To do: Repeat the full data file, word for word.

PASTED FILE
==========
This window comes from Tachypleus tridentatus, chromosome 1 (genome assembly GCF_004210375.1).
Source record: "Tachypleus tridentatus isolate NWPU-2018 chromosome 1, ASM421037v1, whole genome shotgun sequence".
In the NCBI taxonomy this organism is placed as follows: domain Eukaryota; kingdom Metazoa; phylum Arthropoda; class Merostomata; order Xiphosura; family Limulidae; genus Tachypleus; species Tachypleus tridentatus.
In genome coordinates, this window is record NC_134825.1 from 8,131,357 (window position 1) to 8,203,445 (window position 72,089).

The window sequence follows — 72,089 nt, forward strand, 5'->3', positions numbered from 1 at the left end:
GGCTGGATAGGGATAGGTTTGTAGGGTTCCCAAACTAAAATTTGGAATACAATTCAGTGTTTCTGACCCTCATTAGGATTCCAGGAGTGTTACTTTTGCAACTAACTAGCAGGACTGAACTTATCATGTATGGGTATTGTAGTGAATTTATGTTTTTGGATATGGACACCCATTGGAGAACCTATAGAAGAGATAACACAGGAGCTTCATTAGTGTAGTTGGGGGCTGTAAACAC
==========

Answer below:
This window comes from Tachypleus tridentatus, chromosome 1 (genome assembly GCF_004210375.1).
Source record: "Tachypleus tridentatus isolate NWPU-2018 chromosome 1, ASM421037v1, whole genome shotgun sequence".
In the NCBI taxonomy this organism is placed as follows: domain Eukaryota; kingdom Metazoa; phylum Arthropoda; class Merostomata; order Xiphosura; family Limulidae; genus Tachypleus; species Tachypleus tridentatus.
In genome coordinates, this window is record NC_134825.1 from 8,131,357 (window position 1) to 8,203,445 (window position 72,089).

The window sequence follows — 72,089 nt, forward strand, 5'->3', positions numbered from 1 at the left end:
GGCTGGATAGGGATAGGTTTGTAGGGTTCCCAAACTAAAATTTGGAATACAATTCAGTGTTTCTGACCCTCATTAGGATTCCAGGAGTGTTACTTTTGCAACTAACTAGCAGGACTGAACTTATCATGTATGGGTATTGTAGTGAATTTATGTTTTTGGATATGGACACCCATTGGAGAACCTATAGAAGAGATAACACAGGAGCTTCATTAGTGTAGTTGGGGGCTGTAAACAC